HOUSTON, Texas (KTRK) -- Houstonians boarded a bus to Austin early Wednesday morning to attend a hearing where the Fifth Ward cancer cluster will be addressed.
The busload of people will say their piece in front of the Sunset Advisory Commission, an agency that evaluates how other agencies, like the Texas Commission on Environmental Quality, in the state are doing and what changes need to be made.
The Sunset Advisory Commission meets every 12 years, so a lot of people on the bus feel like this is their chance.
"We're concerned about the water we're drinking, we're concerned about the air we're breathing. We can't wait another decade plus for change because people will die," said Texas Sen. Borris Miles.
SEE RELATED STORY: Fifth Ward residents plead for action from EPA on cancer cluster
ABC13 was there before the bus of 60 people took off and asked everyone who boarded how they were feeling. Several people said they are tired of being ignored.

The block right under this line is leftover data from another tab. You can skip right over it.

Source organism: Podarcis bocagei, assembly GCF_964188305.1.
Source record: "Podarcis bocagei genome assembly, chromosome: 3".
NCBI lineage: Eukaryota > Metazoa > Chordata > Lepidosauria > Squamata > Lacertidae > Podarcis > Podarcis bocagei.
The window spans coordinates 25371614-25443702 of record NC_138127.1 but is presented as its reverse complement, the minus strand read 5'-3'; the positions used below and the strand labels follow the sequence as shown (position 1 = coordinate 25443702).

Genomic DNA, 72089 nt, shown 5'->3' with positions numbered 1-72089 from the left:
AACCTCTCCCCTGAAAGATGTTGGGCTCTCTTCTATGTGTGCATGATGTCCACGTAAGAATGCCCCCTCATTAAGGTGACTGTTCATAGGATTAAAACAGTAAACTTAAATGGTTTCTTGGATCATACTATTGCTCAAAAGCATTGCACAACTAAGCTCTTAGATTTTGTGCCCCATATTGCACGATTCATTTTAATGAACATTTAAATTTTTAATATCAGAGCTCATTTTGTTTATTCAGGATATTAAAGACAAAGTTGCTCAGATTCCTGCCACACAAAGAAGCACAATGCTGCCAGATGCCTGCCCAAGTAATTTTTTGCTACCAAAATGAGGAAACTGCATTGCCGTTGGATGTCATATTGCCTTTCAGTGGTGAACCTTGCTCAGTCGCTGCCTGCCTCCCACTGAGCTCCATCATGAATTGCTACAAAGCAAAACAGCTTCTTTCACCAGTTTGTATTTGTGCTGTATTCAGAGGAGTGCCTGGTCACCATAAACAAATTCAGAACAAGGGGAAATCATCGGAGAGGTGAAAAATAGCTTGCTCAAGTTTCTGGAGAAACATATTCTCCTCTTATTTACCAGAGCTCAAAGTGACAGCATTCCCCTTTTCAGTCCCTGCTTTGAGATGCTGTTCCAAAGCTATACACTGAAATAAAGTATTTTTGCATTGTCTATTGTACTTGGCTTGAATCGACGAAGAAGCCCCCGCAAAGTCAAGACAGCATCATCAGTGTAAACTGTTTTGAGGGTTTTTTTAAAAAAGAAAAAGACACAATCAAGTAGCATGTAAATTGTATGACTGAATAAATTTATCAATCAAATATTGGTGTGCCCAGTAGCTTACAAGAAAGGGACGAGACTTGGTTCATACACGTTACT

We have reported several times before on the effects the residents of Fifth Ward have felt for decades. They said TCEQ must do more to clean up their community.
SEE RELATED STORY: Fifth Ward residents upset over Union Pacific campaign donations: 'We're fighting for our lives'
SEE MORE: Kashmere Gardens in Fifth Ward set to be cleaned up by EPA after decades of contaminated soil
Back in 2019, the contaminated area was named as a "cancer cluster" site. It's the area around the Union Pacific Railroad.
Union Pacific once used a chemical there called creosote which can cause cancer. People have been getting sick around that area for decades.
More than 1,300 Fifth Ward residents are suing Union Pacific over the contamination. A spokesperson for the transport company told us in May that they need the TCEQ to approve their cleanup plan so they can focus on protecting the environment and health and safety of the public.
ABC13 will keep you updated on the outcome.
SEE ALSO: Lawsuit takes aim against Union Pacific after cancer-causing chemicals found in Fifth Ward
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'This is our shot:' Texans ask for protection against Union Pacific's cancer-causing chemicals
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